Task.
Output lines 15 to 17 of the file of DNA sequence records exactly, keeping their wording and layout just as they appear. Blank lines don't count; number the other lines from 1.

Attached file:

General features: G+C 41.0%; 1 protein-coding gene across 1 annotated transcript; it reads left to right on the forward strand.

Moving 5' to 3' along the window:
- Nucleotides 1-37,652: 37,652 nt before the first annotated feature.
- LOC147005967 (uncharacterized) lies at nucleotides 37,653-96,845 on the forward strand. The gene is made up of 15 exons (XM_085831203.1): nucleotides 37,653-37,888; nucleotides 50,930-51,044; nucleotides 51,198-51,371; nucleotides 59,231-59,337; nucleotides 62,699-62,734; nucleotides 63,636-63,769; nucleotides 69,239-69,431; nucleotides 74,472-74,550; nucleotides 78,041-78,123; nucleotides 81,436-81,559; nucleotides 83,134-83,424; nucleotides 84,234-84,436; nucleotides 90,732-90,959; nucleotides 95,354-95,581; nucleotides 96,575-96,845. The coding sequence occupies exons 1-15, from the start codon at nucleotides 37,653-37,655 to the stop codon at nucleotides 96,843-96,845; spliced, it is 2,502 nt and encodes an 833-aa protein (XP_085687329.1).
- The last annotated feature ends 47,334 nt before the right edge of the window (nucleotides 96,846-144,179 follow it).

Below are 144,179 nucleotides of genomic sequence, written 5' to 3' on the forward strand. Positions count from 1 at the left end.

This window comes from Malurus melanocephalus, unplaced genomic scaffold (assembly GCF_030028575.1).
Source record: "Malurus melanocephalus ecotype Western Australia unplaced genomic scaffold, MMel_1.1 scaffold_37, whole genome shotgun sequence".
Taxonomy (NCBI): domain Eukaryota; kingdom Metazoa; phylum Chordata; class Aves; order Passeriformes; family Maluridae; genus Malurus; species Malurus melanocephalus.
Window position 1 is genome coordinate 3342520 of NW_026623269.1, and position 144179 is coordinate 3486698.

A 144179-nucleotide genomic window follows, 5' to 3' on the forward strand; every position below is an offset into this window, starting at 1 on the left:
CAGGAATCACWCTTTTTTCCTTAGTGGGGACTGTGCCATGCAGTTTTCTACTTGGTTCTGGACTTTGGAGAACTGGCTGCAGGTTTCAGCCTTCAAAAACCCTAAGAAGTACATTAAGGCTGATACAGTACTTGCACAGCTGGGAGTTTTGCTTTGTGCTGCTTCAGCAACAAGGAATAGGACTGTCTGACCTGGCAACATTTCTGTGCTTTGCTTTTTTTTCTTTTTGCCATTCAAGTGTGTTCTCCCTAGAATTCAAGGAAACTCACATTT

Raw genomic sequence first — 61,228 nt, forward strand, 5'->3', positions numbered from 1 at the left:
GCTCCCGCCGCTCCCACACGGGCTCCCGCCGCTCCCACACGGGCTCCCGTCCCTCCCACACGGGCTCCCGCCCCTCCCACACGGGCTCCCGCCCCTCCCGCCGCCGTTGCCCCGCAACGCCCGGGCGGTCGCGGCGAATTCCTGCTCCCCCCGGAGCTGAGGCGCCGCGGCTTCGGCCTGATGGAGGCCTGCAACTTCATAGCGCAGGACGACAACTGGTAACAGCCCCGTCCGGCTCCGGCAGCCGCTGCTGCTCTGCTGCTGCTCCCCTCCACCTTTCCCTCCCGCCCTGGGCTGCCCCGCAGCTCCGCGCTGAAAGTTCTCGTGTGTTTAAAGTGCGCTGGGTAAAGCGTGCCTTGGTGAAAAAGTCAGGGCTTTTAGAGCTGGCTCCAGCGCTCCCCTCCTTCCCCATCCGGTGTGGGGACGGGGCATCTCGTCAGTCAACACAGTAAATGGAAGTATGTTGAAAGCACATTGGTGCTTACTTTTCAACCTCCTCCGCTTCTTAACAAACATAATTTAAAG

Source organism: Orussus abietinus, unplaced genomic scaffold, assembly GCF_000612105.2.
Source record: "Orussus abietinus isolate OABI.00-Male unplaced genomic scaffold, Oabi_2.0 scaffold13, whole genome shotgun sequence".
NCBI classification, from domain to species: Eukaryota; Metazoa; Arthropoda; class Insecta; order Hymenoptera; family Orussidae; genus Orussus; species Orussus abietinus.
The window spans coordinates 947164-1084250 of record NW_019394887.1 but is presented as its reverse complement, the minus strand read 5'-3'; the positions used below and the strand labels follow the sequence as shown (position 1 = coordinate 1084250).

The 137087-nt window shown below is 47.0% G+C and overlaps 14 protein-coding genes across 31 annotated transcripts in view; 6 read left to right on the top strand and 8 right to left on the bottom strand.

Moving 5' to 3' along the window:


Source organism: Orussus abietinus, unplaced genomic scaffold, assembly GCF_000612105.2.
Source record: "Orussus abietinus isolate OABI.00-Male unplaced genomic scaffold, Oabi_2.0 scaffold13, whole genome shotgun sequence".
NCBI classification, from domain to species: Eukaryota; Metazoa; Arthropoda; class Insecta; order Hymenoptera; family Orussidae; genus Orussus; species Orussus abietinus.